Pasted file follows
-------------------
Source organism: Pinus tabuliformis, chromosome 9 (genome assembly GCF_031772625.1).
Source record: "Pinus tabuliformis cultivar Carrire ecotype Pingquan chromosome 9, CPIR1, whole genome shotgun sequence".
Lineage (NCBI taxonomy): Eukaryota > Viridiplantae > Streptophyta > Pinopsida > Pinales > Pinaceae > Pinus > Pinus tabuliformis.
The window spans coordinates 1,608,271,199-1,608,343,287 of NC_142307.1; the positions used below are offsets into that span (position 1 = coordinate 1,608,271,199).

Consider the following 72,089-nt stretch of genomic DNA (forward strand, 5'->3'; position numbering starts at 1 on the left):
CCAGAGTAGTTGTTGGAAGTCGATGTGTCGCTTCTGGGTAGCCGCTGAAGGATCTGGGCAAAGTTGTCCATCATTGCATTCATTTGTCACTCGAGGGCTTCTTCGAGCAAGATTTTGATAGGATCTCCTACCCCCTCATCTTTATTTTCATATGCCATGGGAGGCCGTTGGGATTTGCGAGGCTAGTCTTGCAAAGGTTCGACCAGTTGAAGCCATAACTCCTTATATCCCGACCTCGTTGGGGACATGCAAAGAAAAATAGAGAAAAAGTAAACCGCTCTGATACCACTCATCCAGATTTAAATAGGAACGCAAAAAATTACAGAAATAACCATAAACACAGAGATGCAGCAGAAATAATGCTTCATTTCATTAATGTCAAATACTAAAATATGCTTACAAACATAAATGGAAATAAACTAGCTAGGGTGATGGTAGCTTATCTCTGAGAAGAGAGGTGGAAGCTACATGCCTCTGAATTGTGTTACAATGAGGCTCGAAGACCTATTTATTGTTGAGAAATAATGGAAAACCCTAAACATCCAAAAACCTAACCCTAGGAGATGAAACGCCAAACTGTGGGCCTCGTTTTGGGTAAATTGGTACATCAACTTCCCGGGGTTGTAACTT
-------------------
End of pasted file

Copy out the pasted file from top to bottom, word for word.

Source organism: Pinus tabuliformis, chromosome 9 (genome assembly GCF_031772625.1).
Source record: "Pinus tabuliformis cultivar Carrire ecotype Pingquan chromosome 9, CPIR1, whole genome shotgun sequence".
Lineage (NCBI taxonomy): Eukaryota > Viridiplantae > Streptophyta > Pinopsida > Pinales > Pinaceae > Pinus > Pinus tabuliformis.
The window spans coordinates 1,608,271,199-1,608,343,287 of NC_142307.1; the positions used below are offsets into that span (position 1 = coordinate 1,608,271,199).

Consider the following 72,089-nt stretch of genomic DNA (forward strand, 5'->3'; position numbering starts at 1 on the left):
CCAGAGTAGTTGTTGGAAGTCGATGTGTCGCTTCTGGGTAGCCGCTGAAGGATCTGGGCAAAGTTGTCCATCATTGCATTCATTTGTCACTCGAGGGCTTCTTCGAGCAAGATTTTGATAGGATCTCCTACCCCCTCATCTTTATTTTCATATGCCATGGGAGGCCGTTGGGATTTGCGAGGCTAGTCTTGCAAAGGTTCGACCAGTTGAAGCCATAACTCCTTATATCCCGACCTCGTTGGGGACATGCAAAGAAAAATAGAGAAAAAGTAAACCGCTCTGATACCACTCATCCAGATTTAAATAGGAACGCAAAAAATTACAGAAATAACCATAAACACAGAGATGCAGCAGAAATAATGCTTCATTTCATTAATGTCAAATACTAAAATATGCTTACAAACATAAATGGAAATAAACTAGCTAGGGTGATGGTAGCTTATCTCTGAGAAGAGAGGTGGAAGCTACATGCCTCTGAATTGTGTTACAATGAGGCTCGAAGACCTATTTATTGTTGAGAAATAATGGAAAACCCTAAACATCCAAAAACCTAACCCTAGGAGATGAAACGCCAAACTGTGGGCCTCGTTTTGGGTAAATTGGTACATCAACTTCCCGGGGTTGTAACTT